Simon Adar to Present 'It's Not Really Science if It's Not Reproducible' in Virtual Conference

Simon Adar, CEO of Code Ocean, will be the keynote speaker for the R&R Virtual Conference on May 27.
Sarah Grace Brown

Simon Adar, CEO of Code Ocean, will be the keynote speaker for the R&R Virtual Conference on May 27.

What is research reproducibility, and why is it important? Why is it not sufficient only to publish research findings? The importance of scientific findings and their validity has been very clear during this COVID-19 pandemic. If we can't guarantee the validity of our science how can we expect policymakers to make the right decisions? If research is not reproducible and easily reused how can we rely and build upon it?

These questions and others will be discussed during a virtual research reproducibility and replicability conference. The UofA's Research Reproducibility and Replicability Committee of the office for Research and Innovation will host the conference via Zoom at 2 p.m. Wednesday, May 27. This webinar is highly recommended for all graduate students and researchers who are interested in learning about the current issues of reproducibility and replicability of research. Please register for the event on the Research and Innovation website.

The conference will address how reproducibility and replicability impact research and publishing opportunities, why researchers need to publish supporting data for analysis, and what societies, technical communities, publishers, and funding agencies find interesting. Participants will be able to directly interact with the speaker and glean knowledge from his expertise.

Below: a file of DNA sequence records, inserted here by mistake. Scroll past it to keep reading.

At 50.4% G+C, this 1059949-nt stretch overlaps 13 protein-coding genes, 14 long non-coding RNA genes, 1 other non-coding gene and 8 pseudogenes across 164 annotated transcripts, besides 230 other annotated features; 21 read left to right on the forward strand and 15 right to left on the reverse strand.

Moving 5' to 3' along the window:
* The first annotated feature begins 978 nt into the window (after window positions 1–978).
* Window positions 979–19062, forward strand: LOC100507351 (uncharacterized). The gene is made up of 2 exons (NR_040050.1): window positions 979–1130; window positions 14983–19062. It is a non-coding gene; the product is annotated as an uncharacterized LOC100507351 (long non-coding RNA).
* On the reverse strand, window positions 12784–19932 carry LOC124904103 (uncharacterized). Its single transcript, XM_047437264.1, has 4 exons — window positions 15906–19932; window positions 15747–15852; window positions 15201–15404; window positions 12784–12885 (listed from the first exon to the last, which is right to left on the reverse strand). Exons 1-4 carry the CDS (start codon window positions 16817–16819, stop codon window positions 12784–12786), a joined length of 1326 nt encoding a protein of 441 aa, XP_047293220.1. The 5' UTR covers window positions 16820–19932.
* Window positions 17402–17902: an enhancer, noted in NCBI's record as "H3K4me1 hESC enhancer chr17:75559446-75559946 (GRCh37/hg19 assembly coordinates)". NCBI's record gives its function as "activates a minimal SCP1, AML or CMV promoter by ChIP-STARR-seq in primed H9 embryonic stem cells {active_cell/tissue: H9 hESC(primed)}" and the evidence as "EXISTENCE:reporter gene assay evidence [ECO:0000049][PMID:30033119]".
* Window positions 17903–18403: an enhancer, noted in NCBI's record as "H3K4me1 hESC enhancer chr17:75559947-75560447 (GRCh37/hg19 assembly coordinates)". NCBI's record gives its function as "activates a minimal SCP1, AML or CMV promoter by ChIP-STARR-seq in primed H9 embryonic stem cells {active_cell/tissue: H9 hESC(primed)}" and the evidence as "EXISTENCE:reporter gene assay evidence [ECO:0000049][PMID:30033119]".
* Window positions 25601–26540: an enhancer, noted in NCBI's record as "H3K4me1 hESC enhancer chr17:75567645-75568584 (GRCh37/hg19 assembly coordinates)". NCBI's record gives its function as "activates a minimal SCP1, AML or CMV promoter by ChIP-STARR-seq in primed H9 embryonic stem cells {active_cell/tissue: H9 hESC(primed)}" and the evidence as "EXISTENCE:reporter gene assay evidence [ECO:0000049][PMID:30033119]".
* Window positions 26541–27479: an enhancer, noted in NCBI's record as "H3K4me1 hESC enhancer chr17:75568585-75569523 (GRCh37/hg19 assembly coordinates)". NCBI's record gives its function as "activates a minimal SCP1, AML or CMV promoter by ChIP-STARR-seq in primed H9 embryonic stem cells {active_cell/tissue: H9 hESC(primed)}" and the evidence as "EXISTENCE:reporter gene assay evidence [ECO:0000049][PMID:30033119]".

Simon Adar, founder and chief executive officer of Code Ocean, a cloud-based computational reproducibility platform, will be the keynote speaker. Code Ocean streamlines computational research with an integrated management platform that enables researchers to create data analysis projects, easily collaborate, share, and publish the complete code, data, computing environment, and results. His presentation will last for an hour and will include a demonstration of the Code Ocean platform.

Adar received his PhD from Tel-Aviv University in the field of hyperspectral image processing. He was also a Runway postdoc awardee at the Jacobs Technion-Cornell Institute. Simon previously collaborated with the DLR - the German Space Agency on the European FP7 funded EO-MINERS project to detect environmental changes from airborne and spaceborne sensors.

Code Ocean creates and shares data for researchers in academia and private corporations. Major research publications, such as Nature, as well as universities and biopharma companies, use it for code and data peer review.

The event was originally organized by the R&R Committee to be held during Research Week; due to event cancelations in the wake of the pandemic, the R&R Committee adapted the format to continue the presentation and interactive discussion. The entirety of the conference will be recorded.

About the University of Arkansas: The University of Arkansas provides an internationally competitive education for undergraduate and graduate students in more than 200 academic programs. The university contributes new knowledge, economic development, basic and applied research, and creative activity while also providing service to academic and professional disciplines. The Carnegie Foundation classifies the University of Arkansas among fewer than 3 percent of colleges and universities in America that have the highest level of research activity. U.S. News & World Report ranks the University of Arkansas among its top American public research universities. Founded in 1871, the University of Arkansas comprises 10 colleges and schools and maintains a low student-to-faculty ratio that promotes personal attention and close mentoring.

Contacts

Sarah Brown, communications assistant
Office of Research and Innovation
479-575-6874, sarahb@uark.edu

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